Addressing the opening of the UN General Assembly, Guterres said he "took note" of Suu Kyi's pledge to abide by the recommendations of a report by former UN chief Kofi Annan that has advocated citizenship for the Rohingyas.
"But let me be clear," Guterres said. "The authorities in Myanmar must end the military operations, and allow unhindered humanitarian access."
More than 420,000 Rohingya have been forced to flee violence in Myanmar's northern Rakhine state in what the United Nations has described as "ethnic cleansing."
In her nationwide address, Suu Kyi insisted that army "clearance operations" in response to attacks by Rohingya militants had finished on September 5 and denied that Rakhine was in flames.
"More than 50 percent of the villages of Muslims are intact," she said.
The Nobel laureate called for patience and understanding of the unfurling crisis in her "fragile democracy" and pledged to resettle some refugees, but she did not speak out against the military campaign.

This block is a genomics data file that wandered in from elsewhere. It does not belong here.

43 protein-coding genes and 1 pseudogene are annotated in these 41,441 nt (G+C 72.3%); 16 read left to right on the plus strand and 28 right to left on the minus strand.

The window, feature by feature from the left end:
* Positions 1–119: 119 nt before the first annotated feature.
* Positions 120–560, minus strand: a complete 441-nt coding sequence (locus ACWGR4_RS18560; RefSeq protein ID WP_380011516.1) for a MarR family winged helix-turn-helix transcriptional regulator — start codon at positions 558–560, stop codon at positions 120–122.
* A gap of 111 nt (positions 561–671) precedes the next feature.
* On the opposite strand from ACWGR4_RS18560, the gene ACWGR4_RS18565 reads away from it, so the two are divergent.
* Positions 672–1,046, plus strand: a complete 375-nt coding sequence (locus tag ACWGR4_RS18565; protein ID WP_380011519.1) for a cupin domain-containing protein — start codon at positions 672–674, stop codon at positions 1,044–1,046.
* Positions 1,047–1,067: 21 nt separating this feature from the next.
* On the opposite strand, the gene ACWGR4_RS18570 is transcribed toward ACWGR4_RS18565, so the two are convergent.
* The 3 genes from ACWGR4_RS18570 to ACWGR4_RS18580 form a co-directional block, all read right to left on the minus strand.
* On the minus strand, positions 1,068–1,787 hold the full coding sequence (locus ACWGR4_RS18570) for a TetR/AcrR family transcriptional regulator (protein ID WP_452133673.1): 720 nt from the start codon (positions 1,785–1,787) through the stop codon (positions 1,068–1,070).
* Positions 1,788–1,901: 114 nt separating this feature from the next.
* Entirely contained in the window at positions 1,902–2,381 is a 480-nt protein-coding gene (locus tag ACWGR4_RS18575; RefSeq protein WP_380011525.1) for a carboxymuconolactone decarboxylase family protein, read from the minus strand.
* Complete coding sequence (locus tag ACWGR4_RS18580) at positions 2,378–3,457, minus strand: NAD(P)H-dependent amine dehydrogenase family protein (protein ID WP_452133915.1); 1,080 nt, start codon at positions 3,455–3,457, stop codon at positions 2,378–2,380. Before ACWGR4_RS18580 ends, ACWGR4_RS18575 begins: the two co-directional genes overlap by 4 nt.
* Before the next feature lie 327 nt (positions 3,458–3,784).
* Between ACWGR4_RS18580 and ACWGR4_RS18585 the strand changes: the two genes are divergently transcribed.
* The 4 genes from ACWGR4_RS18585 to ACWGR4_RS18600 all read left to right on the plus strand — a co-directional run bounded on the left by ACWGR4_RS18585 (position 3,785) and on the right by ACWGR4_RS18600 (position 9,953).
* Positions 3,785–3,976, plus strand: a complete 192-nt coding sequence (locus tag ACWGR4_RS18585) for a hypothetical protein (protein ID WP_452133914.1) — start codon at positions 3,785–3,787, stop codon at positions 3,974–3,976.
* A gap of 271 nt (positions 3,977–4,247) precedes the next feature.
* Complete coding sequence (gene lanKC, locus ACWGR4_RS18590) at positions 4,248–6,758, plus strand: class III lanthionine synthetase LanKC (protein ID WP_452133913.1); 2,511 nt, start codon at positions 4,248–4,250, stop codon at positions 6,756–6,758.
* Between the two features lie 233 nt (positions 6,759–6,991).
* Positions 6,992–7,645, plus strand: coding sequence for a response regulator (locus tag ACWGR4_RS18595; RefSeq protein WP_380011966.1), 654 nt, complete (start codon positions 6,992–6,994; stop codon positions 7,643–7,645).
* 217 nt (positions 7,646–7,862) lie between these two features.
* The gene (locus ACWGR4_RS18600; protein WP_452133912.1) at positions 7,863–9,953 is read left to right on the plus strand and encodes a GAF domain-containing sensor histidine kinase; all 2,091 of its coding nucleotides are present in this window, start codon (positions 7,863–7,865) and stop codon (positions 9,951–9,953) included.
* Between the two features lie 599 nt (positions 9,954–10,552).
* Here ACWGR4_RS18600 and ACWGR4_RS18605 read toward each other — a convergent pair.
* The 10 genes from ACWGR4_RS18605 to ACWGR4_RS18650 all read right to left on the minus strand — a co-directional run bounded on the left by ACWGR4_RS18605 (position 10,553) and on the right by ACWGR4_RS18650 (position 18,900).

"We are all shocked by the dramatic escalation of sectarian tensions in Myanmar's Rakhine state," Guterres told world leaders.
In an interview earlier this week, Guterres described the address by Suu Kyi as "a last chance" to speak out and put in motion an end to the mass exodus.
The 1.1-million strong Rohingya have suffered years of discrimination in Myanmar, where they are denied citizenship even though many have longstanding roots in the country.
Myanmar's second Vice President, Henry van Thio, is to take the podium at the assembly on Wednesday after Suu Kyi decided against attending this year's world gathering.